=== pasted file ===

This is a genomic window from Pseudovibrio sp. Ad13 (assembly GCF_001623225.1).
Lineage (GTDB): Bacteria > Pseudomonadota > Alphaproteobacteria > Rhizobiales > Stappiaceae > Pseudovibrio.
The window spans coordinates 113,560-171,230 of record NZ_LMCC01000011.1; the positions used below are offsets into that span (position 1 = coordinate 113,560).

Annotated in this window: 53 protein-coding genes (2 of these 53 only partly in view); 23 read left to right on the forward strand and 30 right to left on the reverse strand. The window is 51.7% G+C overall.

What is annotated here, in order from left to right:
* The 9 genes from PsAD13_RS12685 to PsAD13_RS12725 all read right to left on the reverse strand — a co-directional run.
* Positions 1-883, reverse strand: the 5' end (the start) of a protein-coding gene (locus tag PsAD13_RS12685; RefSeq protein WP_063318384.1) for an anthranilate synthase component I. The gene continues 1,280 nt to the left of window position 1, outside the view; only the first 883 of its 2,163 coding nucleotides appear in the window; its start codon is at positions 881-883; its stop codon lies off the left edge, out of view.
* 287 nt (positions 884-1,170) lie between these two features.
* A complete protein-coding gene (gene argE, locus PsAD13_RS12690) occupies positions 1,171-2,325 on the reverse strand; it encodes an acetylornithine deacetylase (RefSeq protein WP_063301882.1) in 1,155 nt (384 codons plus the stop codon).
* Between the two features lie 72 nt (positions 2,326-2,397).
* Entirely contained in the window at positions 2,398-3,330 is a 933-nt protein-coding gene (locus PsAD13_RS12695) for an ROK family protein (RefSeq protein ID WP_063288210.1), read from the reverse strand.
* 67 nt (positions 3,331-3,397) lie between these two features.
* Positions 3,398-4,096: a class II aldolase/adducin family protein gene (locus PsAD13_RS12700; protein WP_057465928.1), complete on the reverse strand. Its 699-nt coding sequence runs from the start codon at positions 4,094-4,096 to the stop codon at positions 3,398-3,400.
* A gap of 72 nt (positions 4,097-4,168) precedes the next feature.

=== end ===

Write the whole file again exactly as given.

This is a genomic window from Pseudovibrio sp. Ad13 (assembly GCF_001623225.1).
Lineage (GTDB): Bacteria > Pseudomonadota > Alphaproteobacteria > Rhizobiales > Stappiaceae > Pseudovibrio.
The window spans coordinates 113,560-171,230 of record NZ_LMCC01000011.1; the positions used below are offsets into that span (position 1 = coordinate 113,560).

Annotated in this window: 53 protein-coding genes (2 of these 53 only partly in view); 23 read left to right on the forward strand and 30 right to left on the reverse strand. The window is 51.7% G+C overall.

What is annotated here, in order from left to right:
* The 9 genes from PsAD13_RS12685 to PsAD13_RS12725 all read right to left on the reverse strand — a co-directional run.
* Positions 1-883, reverse strand: the 5' end (the start) of a protein-coding gene (locus tag PsAD13_RS12685; RefSeq protein WP_063318384.1) for an anthranilate synthase component I. The gene continues 1,280 nt to the left of window position 1, outside the view; only the first 883 of its 2,163 coding nucleotides appear in the window; its start codon is at positions 881-883; its stop codon lies off the left edge, out of view.
* 287 nt (positions 884-1,170) lie between these two features.
* A complete protein-coding gene (gene argE, locus PsAD13_RS12690) occupies positions 1,171-2,325 on the reverse strand; it encodes an acetylornithine deacetylase (RefSeq protein WP_063301882.1) in 1,155 nt (384 codons plus the stop codon).
* Between the two features lie 72 nt (positions 2,326-2,397).
* Entirely contained in the window at positions 2,398-3,330 is a 933-nt protein-coding gene (locus PsAD13_RS12695) for an ROK family protein (RefSeq protein ID WP_063288210.1), read from the reverse strand.
* 67 nt (positions 3,331-3,397) lie between these two features.
* Positions 3,398-4,096: a class II aldolase/adducin family protein gene (locus PsAD13_RS12700; protein WP_057465928.1), complete on the reverse strand. Its 699-nt coding sequence runs from the start codon at positions 4,094-4,096 to the stop codon at positions 3,398-3,400.
* A gap of 72 nt (positions 4,097-4,168) precedes the next feature.